Renewable and zero emissions heating systems in affordable housing projects: evaluation

An evaluation of renewable and zero emissions heating systems in 21 Scottish affordable housing projects. This study assesses the estimated, actual, and counterfactual costs of the projects’ heating systems and determines the drivers behind decision making.

4. Overview of affordable housing projects

An overview of the projects participating in the evaluation is presented in Table 4. The table shows their locations by local authority area; the type of heating system; the target sustainability standard; construction status and project size (the number of affordable housing units). Several technologies are abbreviated here and throughout the report, with GSHP, ASHP and MVHR denoting Ground Source Heat Pumps, Air Source Heat Pumps and Mechanical Ventilation with Heat Recovery, respectively.

Table 4: Overview of projects included in this study.
# Local Authority Area Heating system Sustainability Target Status Size
1 North Ayrshire Solar PV & Electric boilers Bronze + Silver aspects On site 34
2 North Ayrshire Solar PV & Electric boilers Bronze + Silver aspects On site 18
3 North Ayrshire Solar PV &
Heat battery
Silver + Gold aspects Complete 4
4 North Lanarkshire Solar PV &
Heat battery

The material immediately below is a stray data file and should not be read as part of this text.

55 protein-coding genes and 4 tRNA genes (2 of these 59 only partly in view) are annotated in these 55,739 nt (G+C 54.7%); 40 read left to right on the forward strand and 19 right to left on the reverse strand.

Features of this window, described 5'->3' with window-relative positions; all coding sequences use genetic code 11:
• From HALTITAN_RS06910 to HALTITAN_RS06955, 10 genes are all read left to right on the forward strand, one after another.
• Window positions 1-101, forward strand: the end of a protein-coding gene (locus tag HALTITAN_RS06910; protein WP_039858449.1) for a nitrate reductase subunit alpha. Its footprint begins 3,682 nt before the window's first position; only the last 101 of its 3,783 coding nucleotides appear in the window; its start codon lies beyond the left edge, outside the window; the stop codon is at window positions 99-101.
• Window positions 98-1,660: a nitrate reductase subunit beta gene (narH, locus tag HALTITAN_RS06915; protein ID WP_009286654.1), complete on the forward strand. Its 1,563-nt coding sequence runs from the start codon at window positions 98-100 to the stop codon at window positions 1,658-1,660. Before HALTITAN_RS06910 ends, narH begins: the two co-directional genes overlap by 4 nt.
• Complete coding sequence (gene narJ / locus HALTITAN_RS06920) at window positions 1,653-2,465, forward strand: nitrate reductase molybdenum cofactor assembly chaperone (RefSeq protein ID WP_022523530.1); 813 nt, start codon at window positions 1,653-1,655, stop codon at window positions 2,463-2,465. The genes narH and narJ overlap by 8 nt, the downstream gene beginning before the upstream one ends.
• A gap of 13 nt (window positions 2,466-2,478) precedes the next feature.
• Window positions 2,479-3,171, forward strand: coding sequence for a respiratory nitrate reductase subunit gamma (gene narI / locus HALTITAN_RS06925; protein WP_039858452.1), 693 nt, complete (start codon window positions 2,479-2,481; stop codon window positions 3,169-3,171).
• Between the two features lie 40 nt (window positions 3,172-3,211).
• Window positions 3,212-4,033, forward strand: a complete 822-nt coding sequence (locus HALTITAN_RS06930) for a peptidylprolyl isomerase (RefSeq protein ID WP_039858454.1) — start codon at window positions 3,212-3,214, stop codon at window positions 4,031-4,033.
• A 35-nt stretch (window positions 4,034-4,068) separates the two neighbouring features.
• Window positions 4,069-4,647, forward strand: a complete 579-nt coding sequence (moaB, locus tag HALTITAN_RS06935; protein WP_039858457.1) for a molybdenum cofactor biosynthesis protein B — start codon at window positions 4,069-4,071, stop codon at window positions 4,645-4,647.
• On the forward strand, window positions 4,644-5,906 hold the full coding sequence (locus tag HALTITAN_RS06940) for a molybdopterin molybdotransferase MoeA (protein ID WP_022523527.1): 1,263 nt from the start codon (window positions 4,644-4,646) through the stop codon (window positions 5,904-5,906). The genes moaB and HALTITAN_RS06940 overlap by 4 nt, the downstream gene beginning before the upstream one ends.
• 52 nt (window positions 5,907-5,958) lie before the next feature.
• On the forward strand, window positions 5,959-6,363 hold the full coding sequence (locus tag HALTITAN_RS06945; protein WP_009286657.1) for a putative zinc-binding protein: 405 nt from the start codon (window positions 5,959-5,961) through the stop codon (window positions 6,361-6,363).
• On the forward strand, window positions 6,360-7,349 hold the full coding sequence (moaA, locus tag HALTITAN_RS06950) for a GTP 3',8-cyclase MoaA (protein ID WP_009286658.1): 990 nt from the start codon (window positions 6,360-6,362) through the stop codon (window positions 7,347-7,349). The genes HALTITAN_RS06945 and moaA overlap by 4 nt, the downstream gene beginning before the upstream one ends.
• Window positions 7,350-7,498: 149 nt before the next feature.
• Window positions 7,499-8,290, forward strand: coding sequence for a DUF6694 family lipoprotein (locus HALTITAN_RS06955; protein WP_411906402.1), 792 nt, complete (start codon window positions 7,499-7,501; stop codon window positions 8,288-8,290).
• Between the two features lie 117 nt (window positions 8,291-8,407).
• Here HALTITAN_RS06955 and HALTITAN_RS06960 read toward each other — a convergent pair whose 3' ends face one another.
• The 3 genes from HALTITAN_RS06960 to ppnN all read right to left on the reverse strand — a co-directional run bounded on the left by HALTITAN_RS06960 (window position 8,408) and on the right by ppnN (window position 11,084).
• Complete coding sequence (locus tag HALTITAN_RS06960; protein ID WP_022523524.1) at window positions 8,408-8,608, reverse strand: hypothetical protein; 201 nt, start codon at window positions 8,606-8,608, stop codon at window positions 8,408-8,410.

Gold Complete 2
5 Perth & Kinross ASHP Bronze + Silver aspects Pre-construction 4
6 Argyll & Bute ASHP Silver On site 300
7 Angus ASHP SAP - 81 Complete 10
8 Scottish Borders ASHP Silver + Gold aspects Pre-construction 4
9 Highland ASHP Bronze Pre-construction 14
10 South Ayrshire ASHP Unconfirmed Delayed 14
11 Perth & Kinross ASHP Unconfirmed Delayed 50
12 Dundee City ASHP & MVHR Unconfirmed Delayed 30
13 Highland ASHP, Solar PV &
Heat battery
Bronze + Silver aspects Pre-construction 117
14 Glasgow City ASHP, MVHR & Heat battery Platinum Complete 2
15 Dumfries & Galloway ASHP, MVHR & solar thermal Silver On site 5
16 Scottish Borders Shared ASHP Silver + Gold aspects Pre-construction 21
17 Edinburgh City Shared ASHP 100% above Silver Pre-construction 41
18 West Lothian Shared GSHP Silver Pre-construction 16
19 Edinburgh City Shared GSHP Bronze + Silver aspects On site 84
20 Fife Shared Biomass Bronze + Silver aspects On site 85
21 North Ayrshire Shared Biomass Bronze + Silver aspects On site 123

Of the 21 projects initially included in the evaluation scope, three were not able to participate due to delays. As such, we were not able to confirm all of the information for these projects, hence they are not referenced in any further sections of this report.

The project locations are shown below in Figure 2, where they are categorised according to the type of heating system. Where the category includes a '+' symbol, this indicates that there are several additional technologies included in the heating systems. The markers also give an indication of the size of each development (not to scale).

Figure 2: Project locations and heating system types
A map showing the location of the housing projects and their heating system types.

Figure 2 shows that the majorty of the projects participating in this evaluation are located close to or within the Central Belt of Scotland. There are also several remote, rural projects, including three located on Scottish islands.